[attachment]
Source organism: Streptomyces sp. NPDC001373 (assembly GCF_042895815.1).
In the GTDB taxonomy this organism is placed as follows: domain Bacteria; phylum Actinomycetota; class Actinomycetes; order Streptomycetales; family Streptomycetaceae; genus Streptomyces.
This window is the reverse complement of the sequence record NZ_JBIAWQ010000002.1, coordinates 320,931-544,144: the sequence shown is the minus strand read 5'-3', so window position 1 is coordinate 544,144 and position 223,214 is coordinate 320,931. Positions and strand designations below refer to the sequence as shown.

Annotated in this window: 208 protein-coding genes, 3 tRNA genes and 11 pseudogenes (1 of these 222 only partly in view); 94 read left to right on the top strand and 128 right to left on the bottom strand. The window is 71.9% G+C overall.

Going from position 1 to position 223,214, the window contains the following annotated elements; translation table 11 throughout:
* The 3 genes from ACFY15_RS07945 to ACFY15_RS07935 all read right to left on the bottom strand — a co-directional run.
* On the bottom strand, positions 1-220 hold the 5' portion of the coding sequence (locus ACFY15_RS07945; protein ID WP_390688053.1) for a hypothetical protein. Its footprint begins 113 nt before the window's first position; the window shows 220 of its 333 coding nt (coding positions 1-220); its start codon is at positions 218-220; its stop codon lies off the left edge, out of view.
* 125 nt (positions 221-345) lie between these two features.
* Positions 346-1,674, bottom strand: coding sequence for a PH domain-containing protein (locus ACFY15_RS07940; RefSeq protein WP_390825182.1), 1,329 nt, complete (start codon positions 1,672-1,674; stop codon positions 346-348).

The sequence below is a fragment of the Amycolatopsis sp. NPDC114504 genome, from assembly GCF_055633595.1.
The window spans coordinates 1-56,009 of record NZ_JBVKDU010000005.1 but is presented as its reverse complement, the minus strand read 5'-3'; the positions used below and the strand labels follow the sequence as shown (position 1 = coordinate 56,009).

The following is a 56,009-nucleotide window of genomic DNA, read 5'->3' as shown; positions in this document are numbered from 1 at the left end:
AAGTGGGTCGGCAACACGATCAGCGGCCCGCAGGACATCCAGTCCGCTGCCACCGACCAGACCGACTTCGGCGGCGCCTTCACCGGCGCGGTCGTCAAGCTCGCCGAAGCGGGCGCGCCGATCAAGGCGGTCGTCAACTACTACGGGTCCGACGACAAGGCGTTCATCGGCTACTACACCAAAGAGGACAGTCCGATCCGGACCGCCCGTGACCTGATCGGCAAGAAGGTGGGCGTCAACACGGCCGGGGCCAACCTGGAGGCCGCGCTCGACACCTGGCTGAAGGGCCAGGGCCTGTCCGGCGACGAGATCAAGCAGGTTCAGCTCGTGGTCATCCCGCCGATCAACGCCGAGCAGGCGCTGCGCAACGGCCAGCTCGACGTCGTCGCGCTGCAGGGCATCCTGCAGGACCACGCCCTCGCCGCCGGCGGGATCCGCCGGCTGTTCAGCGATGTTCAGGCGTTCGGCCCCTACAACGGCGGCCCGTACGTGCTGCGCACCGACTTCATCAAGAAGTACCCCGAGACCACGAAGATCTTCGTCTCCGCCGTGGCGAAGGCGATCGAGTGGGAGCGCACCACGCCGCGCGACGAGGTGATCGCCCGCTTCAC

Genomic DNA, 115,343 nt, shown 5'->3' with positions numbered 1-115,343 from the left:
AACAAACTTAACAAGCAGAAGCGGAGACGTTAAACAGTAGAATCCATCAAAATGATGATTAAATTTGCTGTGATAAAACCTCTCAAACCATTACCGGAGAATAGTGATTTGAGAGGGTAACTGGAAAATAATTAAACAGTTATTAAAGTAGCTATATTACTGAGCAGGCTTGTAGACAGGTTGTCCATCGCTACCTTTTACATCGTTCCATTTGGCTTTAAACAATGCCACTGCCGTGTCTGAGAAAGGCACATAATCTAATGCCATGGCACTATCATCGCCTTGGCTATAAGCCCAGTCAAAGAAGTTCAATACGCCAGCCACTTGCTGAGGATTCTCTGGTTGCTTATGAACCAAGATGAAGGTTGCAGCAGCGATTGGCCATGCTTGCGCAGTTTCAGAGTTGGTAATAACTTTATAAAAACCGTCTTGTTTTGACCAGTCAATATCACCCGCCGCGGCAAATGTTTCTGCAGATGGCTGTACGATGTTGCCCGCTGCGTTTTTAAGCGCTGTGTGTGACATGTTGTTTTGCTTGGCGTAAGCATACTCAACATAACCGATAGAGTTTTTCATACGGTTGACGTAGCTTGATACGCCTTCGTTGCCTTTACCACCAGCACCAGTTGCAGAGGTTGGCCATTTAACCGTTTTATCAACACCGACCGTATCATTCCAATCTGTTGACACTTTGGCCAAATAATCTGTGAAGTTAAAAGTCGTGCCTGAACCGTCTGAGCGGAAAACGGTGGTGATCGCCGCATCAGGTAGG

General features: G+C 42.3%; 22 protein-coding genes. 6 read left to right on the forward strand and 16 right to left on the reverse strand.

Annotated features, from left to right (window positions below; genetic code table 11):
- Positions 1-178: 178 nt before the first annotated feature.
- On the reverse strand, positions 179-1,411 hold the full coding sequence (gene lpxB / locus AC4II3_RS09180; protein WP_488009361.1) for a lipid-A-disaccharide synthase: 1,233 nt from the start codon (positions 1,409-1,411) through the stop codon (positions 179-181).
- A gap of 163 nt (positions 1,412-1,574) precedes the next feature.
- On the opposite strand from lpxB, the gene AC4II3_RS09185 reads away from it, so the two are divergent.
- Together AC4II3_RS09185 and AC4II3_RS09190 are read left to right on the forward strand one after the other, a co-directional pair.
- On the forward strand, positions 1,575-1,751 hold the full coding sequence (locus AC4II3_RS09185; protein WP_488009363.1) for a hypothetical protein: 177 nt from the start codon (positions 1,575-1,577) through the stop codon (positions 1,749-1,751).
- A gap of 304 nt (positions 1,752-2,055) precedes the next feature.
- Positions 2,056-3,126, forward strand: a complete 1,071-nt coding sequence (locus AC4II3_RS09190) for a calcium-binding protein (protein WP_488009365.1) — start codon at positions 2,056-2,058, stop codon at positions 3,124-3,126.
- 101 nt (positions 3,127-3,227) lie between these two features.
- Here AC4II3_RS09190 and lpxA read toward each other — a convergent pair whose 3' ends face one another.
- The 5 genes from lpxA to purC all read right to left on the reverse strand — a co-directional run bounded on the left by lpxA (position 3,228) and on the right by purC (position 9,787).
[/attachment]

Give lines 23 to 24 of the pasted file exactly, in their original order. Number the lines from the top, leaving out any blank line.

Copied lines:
- On the forward strand, positions 1,575-1,751 hold the full coding sequence (locus AC4II3_RS09185; protein WP_488009363.1) for a hypothetical protein: 177 nt from the start codon (positions 1,575-1,577) through the stop codon (positions 1,749-1,751).
- A gap of 304 nt (positions 1,752-2,055) precedes the next feature.